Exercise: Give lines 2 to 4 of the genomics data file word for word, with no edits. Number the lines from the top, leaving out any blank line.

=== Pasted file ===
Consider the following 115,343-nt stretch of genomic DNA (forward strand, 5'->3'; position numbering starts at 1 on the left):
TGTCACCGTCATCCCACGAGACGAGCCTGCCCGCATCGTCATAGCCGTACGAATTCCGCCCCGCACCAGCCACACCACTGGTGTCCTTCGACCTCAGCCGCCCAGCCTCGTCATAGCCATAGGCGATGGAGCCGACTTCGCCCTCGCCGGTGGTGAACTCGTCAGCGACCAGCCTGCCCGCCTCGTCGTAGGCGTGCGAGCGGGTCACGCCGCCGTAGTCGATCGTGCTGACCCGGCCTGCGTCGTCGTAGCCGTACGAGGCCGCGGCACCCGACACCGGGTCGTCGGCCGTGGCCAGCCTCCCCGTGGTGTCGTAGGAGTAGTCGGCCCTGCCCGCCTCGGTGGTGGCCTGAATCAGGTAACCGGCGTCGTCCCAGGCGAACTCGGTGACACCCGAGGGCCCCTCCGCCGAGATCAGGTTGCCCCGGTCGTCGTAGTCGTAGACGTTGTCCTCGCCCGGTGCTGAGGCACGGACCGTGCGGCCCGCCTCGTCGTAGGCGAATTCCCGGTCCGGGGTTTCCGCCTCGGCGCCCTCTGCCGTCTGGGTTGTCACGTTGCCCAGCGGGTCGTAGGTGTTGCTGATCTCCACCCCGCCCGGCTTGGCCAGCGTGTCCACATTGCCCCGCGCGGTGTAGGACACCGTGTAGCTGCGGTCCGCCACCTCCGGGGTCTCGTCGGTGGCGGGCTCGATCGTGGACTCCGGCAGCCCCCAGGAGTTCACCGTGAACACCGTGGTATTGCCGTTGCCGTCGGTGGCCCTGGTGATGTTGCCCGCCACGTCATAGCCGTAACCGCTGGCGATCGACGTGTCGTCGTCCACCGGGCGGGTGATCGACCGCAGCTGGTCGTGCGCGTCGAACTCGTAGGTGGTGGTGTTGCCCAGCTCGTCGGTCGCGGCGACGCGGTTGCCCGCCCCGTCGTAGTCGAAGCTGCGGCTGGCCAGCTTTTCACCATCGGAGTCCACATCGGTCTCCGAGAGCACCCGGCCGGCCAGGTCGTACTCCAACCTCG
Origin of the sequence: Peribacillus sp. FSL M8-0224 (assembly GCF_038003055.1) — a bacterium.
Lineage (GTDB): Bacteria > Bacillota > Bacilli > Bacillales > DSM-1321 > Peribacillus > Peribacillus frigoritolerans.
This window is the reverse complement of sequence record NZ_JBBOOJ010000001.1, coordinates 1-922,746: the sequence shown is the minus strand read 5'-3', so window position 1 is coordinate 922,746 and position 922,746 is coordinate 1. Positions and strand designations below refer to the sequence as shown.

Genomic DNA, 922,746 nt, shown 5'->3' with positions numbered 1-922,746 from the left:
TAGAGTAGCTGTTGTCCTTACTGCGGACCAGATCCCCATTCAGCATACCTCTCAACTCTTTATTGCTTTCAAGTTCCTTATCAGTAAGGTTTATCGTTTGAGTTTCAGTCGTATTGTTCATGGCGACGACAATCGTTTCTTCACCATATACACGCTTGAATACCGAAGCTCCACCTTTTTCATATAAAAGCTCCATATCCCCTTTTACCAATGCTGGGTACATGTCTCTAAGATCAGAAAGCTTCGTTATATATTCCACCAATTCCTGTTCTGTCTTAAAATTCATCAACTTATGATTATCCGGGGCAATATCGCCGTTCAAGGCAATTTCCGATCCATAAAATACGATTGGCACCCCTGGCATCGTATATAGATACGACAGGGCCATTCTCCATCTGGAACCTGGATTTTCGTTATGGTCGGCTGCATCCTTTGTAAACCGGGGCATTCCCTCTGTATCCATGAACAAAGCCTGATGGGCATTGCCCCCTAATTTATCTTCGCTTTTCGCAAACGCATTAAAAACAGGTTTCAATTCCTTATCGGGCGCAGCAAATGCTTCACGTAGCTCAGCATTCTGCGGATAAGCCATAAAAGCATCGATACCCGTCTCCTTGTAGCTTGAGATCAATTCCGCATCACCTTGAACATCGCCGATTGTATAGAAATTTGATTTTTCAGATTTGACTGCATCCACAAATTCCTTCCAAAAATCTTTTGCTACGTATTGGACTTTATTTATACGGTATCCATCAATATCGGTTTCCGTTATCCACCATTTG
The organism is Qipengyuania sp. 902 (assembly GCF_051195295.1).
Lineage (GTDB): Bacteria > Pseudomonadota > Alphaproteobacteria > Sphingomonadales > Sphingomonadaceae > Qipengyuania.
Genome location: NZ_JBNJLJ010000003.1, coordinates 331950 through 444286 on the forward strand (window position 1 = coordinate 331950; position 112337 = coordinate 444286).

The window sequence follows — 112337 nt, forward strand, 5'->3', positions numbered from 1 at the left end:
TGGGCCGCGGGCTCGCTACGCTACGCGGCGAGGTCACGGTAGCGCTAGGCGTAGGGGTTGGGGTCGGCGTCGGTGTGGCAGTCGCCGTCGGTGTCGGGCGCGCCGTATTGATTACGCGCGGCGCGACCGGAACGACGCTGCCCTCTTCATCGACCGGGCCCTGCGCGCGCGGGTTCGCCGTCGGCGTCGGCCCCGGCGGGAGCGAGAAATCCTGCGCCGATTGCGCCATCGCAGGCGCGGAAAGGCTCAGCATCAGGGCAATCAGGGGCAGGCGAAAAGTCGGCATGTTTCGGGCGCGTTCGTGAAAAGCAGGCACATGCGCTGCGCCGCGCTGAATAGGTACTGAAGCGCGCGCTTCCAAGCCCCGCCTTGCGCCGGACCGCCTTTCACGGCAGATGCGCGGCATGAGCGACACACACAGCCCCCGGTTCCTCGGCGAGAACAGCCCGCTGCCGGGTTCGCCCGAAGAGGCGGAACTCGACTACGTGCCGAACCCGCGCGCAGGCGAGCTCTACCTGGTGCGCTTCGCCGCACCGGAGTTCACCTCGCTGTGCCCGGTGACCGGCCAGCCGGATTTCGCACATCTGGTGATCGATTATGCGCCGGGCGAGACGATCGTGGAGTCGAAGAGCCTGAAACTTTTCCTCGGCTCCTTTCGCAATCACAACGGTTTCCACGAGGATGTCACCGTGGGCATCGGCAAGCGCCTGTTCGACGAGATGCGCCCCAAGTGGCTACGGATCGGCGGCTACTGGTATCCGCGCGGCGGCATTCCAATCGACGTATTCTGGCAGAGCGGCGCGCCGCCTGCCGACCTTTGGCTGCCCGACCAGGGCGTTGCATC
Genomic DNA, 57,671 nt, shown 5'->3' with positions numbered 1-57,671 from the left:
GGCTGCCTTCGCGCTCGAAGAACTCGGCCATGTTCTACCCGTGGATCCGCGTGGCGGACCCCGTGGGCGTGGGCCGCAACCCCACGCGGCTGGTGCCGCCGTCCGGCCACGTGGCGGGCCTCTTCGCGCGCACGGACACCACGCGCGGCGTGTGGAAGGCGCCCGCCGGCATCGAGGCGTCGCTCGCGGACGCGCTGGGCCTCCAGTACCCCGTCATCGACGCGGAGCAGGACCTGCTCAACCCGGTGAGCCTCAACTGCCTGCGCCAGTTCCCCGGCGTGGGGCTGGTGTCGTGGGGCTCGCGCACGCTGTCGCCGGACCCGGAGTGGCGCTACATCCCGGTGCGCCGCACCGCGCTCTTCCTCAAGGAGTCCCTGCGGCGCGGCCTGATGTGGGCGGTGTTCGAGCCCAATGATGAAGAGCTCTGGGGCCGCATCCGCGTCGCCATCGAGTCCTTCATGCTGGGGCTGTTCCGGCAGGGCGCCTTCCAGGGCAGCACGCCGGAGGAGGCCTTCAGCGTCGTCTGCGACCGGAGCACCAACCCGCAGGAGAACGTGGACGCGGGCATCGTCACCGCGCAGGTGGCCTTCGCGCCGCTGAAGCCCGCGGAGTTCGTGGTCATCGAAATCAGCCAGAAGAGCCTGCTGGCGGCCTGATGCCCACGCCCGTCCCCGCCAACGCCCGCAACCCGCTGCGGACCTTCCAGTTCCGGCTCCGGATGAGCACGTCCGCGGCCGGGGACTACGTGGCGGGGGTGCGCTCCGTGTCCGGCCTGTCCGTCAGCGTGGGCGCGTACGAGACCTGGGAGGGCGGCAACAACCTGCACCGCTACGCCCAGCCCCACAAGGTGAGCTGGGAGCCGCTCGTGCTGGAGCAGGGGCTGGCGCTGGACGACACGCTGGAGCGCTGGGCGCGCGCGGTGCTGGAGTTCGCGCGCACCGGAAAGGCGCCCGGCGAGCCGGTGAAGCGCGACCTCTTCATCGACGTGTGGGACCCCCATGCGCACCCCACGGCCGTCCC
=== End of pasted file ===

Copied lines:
TGTCACCGTCATCCCACGAGACGAGCCTGCCCGCATCGTCATAGCCGTACGAATTCCGCCCCGCACCAGCCACACCACTGGTGTCCTTCGACCTCAGCCGCCCAGCCTCGTCATAGCCATAGGCGATGGAGCCGACTTCGCCCTCGCCGGTGGTGAACTCGTCAGCGACCAGCCTGCCCGCCTCGTCGTAGGCGTGCGAGCGGGTCACGCCGCCGTAGTCGATCGTGCTGACCCGGCCTGCGTCGTCGTAGCCGTACGAGGCCGCGGCACCCGACACCGGGTCGTCGGCCGTGGCCAGCCTCCCCGTGGTGTCGTAGGAGTAGTCGGCCCTGCCCGCCTCGGTGGTGGCCTGAATCAGGTAACCGGCGTCGTCCCAGGCGAACTCGGTGACACCCGAGGGCCCCTCCGCCGAGATCAGGTTGCCCCGGTCGTCGTAGTCGTAGACGTTGTCCTCGCCCGGTGCTGAGGCACGGACCGTGCGGCCCGCCTCGTCGTAGGCGAATTCCCGGTCCGGGGTTTCCGCCTCGGCGCCCTCTGCCGTCTGGGTTGTCACGTTGCCCAGCGGGTCGTAGGTGTTGCTGATCTCCACCCCGCCCGGCTTGGCCAGCGTGTCCACATTGCCCCGCGCGGTGTAGGACACCGTGTAGCTGCGGTCCGCCACCTCCGGGGTCTCGTCGGTGGCGGGCTCGATCGTGGACTCCGGCAGCCCCCAGGAGTTCACCGTGAACACCGTGGTATTGCCGTTGCCGTCGGTGGCCCTGGTGATGTTGCCCGCCACGTCATAGCCGTAACCGCTGGCGATCGACGTGTCGTCGTCCACCGGGCGGGTGATCGACCGCAGCTGGTCGTGCGCGTCGAACTCGTAGGTGGTGGTGTTGCCCAGCTCGTCGGTCGCGGCGACGCGGTTGCCCGCCCCGTCGTAGTCGAAGCTGCGGCTGGCCAGCTTTTCACCATCGGAGTCCACATCGGTCTCCGAGAGCACCCGGCCGGCCAGGTCGTACTCCAACCTCG
Origin of the sequence: Peribacillus sp. FSL M8-0224 (assembly GCF_038003055.1) — a bacterium.
Lineage (GTDB): Bacteria > Bacillota > Bacilli > Bacillales > DSM-1321 > Peribacillus > Peribacillus frigoritolerans.